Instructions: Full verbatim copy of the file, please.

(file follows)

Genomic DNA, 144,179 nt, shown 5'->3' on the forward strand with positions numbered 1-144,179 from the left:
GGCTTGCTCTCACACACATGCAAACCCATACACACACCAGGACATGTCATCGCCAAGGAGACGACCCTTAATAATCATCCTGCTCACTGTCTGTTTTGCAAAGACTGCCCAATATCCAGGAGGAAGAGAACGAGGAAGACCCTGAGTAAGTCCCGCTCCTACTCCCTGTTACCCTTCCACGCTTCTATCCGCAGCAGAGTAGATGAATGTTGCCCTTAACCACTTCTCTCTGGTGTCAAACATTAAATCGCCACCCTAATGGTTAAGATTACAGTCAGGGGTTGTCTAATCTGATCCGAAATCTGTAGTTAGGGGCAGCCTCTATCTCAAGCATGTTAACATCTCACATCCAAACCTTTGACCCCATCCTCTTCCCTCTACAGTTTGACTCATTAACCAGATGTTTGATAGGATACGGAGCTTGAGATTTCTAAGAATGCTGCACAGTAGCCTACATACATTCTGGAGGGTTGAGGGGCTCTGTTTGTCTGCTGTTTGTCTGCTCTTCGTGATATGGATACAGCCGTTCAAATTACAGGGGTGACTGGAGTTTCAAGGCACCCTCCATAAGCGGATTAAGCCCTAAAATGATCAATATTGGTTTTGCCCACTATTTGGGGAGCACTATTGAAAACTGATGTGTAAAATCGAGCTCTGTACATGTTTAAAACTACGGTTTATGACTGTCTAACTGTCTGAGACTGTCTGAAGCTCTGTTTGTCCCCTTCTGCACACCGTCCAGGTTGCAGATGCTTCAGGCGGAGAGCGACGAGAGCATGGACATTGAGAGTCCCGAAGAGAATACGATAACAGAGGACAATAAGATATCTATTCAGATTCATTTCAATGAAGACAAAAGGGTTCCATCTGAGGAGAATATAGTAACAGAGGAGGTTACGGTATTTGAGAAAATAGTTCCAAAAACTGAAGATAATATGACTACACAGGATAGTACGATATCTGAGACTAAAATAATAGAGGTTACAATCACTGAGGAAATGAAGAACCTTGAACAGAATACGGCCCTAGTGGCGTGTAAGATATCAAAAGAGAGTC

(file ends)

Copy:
Genomic DNA, 144,179 nt, shown 5'->3' on the forward strand with positions numbered 1-144,179 from the left:
GGCTTGCTCTCACACACATGCAAACCCATACACACACCAGGACATGTCATCGCCAAGGAGACGACCCTTAATAATCATCCTGCTCACTGTCTGTTTTGCAAAGACTGCCCAATATCCAGGAGGAAGAGAACGAGGAAGACCCTGAGTAAGTCCCGCTCCTACTCCCTGTTACCCTTCCACGCTTCTATCCGCAGCAGAGTAGATGAATGTTGCCCTTAACCACTTCTCTCTGGTGTCAAACATTAAATCGCCACCCTAATGGTTAAGATTACAGTCAGGGGTTGTCTAATCTGATCCGAAATCTGTAGTTAGGGGCAGCCTCTATCTCAAGCATGTTAACATCTCACATCCAAACCTTTGACCCCATCCTCTTCCCTCTACAGTTTGACTCATTAACCAGATGTTTGATAGGATACGGAGCTTGAGATTTCTAAGAATGCTGCACAGTAGCCTACATACATTCTGGAGGGTTGAGGGGCTCTGTTTGTCTGCTGTTTGTCTGCTCTTCGTGATATGGATACAGCCGTTCAAATTACAGGGGTGACTGGAGTTTCAAGGCACCCTCCATAAGCGGATTAAGCCCTAAAATGATCAATATTGGTTTTGCCCACTATTTGGGGAGCACTATTGAAAACTGATGTGTAAAATCGAGCTCTGTACATGTTTAAAACTACGGTTTATGACTGTCTAACTGTCTGAGACTGTCTGAAGCTCTGTTTGTCCCCTTCTGCACACCGTCCAGGTTGCAGATGCTTCAGGCGGAGAGCGACGAGAGCATGGACATTGAGAGTCCCGAAGAGAATACGATAACAGAGGACAATAAGATATCTATTCAGATTCATTTCAATGAAGACAAAAGGGTTCCATCTGAGGAGAATATAGTAACAGAGGAGGTTACGGTATTTGAGAAAATAGTTCCAAAAACTGAAGATAATATGACTACACAGGATAGTACGATATCTGAGACTAAAATAATAGAGGTTACAATCACTGAGGAAATGAAGAACCTTGAACAGAATACGGCCCTAGTGGCGTGTAAGATATCAAAAGAGAGTC